India is the second largest of the BRIC countries, not only by the size of its economy but also by population. In 2012, after the country’s economy expanded modestly by 3.2 percent, the International Monetary Fund (IMF) in its annual report on the state of the Indian economy estimated that India will expand by 4.6 percent in 2013, 5.4 percent in 2014, and 6.4 percent by 2015.
Recently, investors have been cautious on making overseas investments in India. With the Indian rupee (INR) losing 13 percent against the U.S. dollar in 2013, combined with a portfolio including $500 billion in nonproductive infrastructure assets (such as unfinished roads and businesses), and political dilemma with the upcoming elections, it seems like the country is experiencing an investment slowdown.
GDP Growth Rates in BRIC Countries, %
Source: International Labour Organization, Global Employment Trends 2014
However, there are huge investment opportunities in niche areas. India has always been a leader in innovation, often skipping the traditional layered growth model. For example, the wireless revolution in India happened before fixed line. E-commerce is growing and has vast space for investment, currently at $2 billion, and comprising 0.25 percent of the overall retail industry. By comparison, e-commerce as a percentage of retail is 6 percent in China, 4 percent in Latin America, and 9 percent in the United States. Mobile banking also has been experiencing rapid growth and some experts expect it to replace credit and debit cards soon. And in healthcare, new opportunities exist in hospital growth, doctor and nurse training, medical record keeping, and ancillary businesses that support health care. India is considered a global player in pharmaceuticals, where in generic medications the country controls a significant portion of the world market.
So despite skepticism, it is expected to see investments and growth in specialized sectors of the Indian economy. And with growth comes an increasing demand for a specialized workforce.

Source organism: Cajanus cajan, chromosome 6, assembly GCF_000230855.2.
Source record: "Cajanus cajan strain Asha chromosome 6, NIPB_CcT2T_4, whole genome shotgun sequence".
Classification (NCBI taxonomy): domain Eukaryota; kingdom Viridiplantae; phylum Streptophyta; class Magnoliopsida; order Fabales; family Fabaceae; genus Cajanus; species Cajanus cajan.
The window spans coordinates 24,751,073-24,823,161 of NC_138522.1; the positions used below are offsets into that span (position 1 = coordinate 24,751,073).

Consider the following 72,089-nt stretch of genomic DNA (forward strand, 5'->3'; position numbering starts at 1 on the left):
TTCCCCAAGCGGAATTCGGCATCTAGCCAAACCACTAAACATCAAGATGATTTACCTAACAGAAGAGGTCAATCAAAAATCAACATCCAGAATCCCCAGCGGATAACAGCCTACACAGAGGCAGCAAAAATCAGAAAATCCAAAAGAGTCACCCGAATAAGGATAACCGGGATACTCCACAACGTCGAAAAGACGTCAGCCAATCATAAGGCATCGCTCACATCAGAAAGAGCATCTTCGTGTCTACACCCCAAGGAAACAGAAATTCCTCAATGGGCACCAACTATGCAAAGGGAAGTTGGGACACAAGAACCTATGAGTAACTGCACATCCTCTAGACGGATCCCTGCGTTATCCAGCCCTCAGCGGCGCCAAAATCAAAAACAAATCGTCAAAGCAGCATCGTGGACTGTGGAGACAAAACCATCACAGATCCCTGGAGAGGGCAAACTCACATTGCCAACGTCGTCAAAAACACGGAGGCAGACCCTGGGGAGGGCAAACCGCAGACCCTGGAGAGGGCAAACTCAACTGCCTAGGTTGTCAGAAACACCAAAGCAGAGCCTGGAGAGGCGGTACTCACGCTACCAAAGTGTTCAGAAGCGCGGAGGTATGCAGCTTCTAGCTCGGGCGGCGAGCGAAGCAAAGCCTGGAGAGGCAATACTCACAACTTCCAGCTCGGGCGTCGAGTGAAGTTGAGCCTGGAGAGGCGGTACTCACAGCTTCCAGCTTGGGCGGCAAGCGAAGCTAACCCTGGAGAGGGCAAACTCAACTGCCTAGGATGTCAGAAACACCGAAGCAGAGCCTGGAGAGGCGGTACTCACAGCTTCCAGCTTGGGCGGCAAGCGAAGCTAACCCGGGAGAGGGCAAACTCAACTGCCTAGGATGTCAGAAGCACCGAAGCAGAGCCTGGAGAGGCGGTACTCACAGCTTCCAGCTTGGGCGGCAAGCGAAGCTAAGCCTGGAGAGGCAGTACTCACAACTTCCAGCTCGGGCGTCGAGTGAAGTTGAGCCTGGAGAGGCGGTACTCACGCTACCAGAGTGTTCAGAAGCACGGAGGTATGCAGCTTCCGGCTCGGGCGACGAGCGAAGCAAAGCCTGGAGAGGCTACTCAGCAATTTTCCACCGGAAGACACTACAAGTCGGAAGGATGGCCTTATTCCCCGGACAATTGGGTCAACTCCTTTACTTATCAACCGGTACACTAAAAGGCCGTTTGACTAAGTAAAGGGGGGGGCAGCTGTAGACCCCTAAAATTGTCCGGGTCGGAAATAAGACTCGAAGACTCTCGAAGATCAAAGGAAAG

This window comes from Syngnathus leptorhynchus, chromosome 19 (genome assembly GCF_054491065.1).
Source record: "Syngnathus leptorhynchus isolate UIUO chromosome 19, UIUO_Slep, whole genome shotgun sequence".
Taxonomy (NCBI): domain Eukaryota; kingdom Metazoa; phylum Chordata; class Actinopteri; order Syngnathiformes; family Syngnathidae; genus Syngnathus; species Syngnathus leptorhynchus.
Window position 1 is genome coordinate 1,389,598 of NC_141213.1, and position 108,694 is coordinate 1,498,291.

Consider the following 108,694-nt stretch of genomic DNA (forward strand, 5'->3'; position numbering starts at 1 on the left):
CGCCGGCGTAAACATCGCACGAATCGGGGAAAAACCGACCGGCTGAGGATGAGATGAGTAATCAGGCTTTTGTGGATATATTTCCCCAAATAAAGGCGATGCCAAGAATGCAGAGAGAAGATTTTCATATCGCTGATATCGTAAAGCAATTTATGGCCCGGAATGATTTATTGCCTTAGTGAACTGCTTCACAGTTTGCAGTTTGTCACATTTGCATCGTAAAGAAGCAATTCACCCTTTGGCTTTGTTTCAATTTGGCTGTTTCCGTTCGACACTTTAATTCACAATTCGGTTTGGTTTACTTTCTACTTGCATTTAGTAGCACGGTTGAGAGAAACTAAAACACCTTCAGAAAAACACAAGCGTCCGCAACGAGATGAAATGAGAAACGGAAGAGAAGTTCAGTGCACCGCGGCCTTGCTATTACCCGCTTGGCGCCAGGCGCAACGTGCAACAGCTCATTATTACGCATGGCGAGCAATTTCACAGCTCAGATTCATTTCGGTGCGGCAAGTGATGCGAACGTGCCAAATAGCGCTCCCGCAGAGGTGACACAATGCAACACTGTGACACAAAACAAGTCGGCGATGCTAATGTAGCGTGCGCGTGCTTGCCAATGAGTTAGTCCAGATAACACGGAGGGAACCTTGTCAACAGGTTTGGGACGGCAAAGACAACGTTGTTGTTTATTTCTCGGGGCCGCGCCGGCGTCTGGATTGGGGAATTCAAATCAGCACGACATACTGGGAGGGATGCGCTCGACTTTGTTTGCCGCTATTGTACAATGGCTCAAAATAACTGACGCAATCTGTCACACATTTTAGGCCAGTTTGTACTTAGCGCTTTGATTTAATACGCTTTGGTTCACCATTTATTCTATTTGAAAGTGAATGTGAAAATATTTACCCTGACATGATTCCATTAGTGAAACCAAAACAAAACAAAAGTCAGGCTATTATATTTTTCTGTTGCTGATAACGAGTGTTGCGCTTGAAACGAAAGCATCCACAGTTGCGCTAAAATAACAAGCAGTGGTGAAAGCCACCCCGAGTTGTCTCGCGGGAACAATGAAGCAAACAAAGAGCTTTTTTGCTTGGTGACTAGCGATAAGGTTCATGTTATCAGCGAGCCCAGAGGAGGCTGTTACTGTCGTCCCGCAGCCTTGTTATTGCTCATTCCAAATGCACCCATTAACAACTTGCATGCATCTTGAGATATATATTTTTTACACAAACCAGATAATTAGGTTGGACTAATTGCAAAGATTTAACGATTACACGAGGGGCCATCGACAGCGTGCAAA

Countries with Large Temp Workforces, 2010
Source: Indian Staffing Federation
Sustaining Growth in India
Overall, growth in India has been heavily reliant on the services sector and private consumption. However, the decline of GDP growth for India in recent years suggests that sustaining high rates of growth rests on strong output from industry and high investment rates. The International Labour Organization, in their Global Employment Trends 2014 Report, implies that poor performance in the manufacturing sector and low levels of investment might be responsible for the current economic slowdown in India. While both factors are barriers for high and sustainable growth, overcoming them will also lead to job creation.
GDP Growth in India
Source: International Labour Organization, Global Employment Trends 2014
Recently, total employment in India expanded from 2010 to 2012 by a healthy 13.9 million. The working age group population estimate was 743.8 million in 2011, roughly 61 percent of the total population. Of this, the labor force was estimated at 418.4 million in 2011.
A study of the Indian labor market by Staffing Industry Analysts shows that the employment situation in the country is unique, where approximately 90 percent of Indians work in the unorganized or ‘informal’ sector, which consists of jobs such as job-based-work, self-employment, household enterprises, agricultural work, construction work, and other forms of casual or temporary employment.
Distribution of Informal Employment, 2011
Source: Indian Staffing Industry Research, 2012
“There is nothing ominous in the temporary job market having the lion’s share of the staffing industry. This is similar to all the largest staffing markets in the world and shows the sophistication of the Indian markets. Employers understand the importance of temporary workers to aid them through the peaks and trough of the economy.” ~Adam Pode, Director of International Research at Staffing Industry Analysts.
The Temporary Workforce in India
Recruiting Percentage of Temporary Workforce, by Country
India has a highly fragmented, organized employment structure based on formal, written employment contracts. This market has been stagnant for many years, leaving room for unorganized employment, which as discussed above, provides jobs for 90 percent of the workforce.